How does an attorney interact with a jury in a trust litigation or elder financial abuse civil case in the California Superior Court system? Dave Jones, a Hackard Law trial lawyer experienced in estate, trust, and probate litigation, explains how an attorney approaches a jury with the truth of a case foremost in mind:
The way I like to approach a jury is to think of them as I would anybody I'd meet at a bar or a party at a friend's house and try and look at them as being new friends--people that I want to get to know a little bit better. A lot of attorneys seem to fear a jury and it shows in that very first meeting with the jury when they're trying to pick a jury. And that's not something that is ideal is the first impression somebody you're trying to meet such as the jury.
In voir dire which is the very first step of meeting the jury is where the attorneys get to talk to the jury and ask questions to the jury and get to know them a bit. But you also got to remember the jury's game to know you a bit too so that's why I like to approach it more as a give-and-take and more as a friendly relationship rather than a attorney questioning somebody who might be a juror.
Following jury selection, we move into the opening of the case. That is after you've picked the jury and they're sitting there and they've been sworn in and they're sitting there listening to the evidence in the case. The opening is your first opportunity to tell the jury what your case is about and I like to approach that as a very non- argumentative, non-preaching kind of opening. I just like to lay the facts out, let the jury know what they're going to hear throughout the trial, and give them some idea about how the evidence is going to come into the trial and allow them to have a framework to put all the facts into.
Next, we get into direct examination of our witnesses. And for this I always try to keep myself out of the picture as much as possible. It's about the witness telling their story to the jury. And to do that we have to constantly remind the witness, who usually is not a professional witness, that they need to be talking to the jury in trying to make that connection with the jury themselves.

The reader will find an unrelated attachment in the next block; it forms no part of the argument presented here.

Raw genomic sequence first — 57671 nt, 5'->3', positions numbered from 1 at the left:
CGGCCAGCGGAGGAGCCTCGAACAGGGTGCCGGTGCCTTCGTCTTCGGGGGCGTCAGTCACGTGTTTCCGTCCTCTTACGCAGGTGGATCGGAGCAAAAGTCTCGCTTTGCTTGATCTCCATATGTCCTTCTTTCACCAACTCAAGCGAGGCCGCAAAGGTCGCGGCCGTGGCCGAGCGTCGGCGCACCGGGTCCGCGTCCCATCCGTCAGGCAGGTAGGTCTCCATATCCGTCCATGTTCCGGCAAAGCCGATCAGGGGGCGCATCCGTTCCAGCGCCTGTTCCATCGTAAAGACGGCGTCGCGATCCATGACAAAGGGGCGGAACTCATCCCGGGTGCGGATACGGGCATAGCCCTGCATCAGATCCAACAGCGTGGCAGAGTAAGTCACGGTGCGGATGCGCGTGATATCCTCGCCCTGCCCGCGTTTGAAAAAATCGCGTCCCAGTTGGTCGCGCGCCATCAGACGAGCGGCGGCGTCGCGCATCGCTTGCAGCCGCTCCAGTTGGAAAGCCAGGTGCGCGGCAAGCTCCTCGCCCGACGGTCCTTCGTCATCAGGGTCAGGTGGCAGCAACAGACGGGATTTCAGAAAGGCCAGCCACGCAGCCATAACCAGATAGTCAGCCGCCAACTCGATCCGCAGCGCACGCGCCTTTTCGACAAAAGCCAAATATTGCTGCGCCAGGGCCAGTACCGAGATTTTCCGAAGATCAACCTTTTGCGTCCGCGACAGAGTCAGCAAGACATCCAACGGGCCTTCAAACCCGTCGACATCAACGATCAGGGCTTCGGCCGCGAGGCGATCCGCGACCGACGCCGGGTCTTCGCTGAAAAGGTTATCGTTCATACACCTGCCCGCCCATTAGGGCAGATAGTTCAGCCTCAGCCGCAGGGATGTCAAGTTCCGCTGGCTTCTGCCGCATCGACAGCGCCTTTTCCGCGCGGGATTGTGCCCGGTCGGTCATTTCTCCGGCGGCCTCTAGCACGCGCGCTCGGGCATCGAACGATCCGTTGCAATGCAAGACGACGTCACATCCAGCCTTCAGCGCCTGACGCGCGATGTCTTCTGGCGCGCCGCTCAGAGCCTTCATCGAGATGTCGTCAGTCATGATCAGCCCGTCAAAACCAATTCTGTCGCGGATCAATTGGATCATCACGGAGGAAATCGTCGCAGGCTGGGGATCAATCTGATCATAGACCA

For cross examination, we try to not be too argumentative with the other witness because that's not what it's about. It's about getting the facts out and if the facts are on our side it doesn't matter whether you're argumentative or not. We want to be as friendly as we can toward the other witness. Get them to give the information that's helpful to our case while being kind and considerate to them, as well, because most of the time witnesses aren't there trying to do something bad. They're just trying to get the facts out that they remember to the best of their ability and it's not necessarily them having any animosity toward you or your client. So we want the jury to see that there's no animosity between us and that witness.
Then finally we get to closing. Closing is actually the only time we're legally allowed to argue in front of the jury and that's actually makes it a little bit fun. We get to tell our story and why we think the evidence showed what we believe it should show from the beginning. That's our chance to tie together the opening, the directs, the cross-examination, and show how that meshes with the law in such a way that our side should prevail.
What a lot of attorneys don't seem to remember is that juries are smart. They're...they're made up of everyone. Your teachers, your co- workers, your family members. They can smell a lie. They can tell truth from fiction and we need to trust in that and put our trust in the jury and let them understand that we trust them to make the right decision in this case.
That's how we like to approach juries here at Hackard Law. If you have any questions or would like to talk to us about any case that you may have, please feel free to give us a call at 916-313-3030.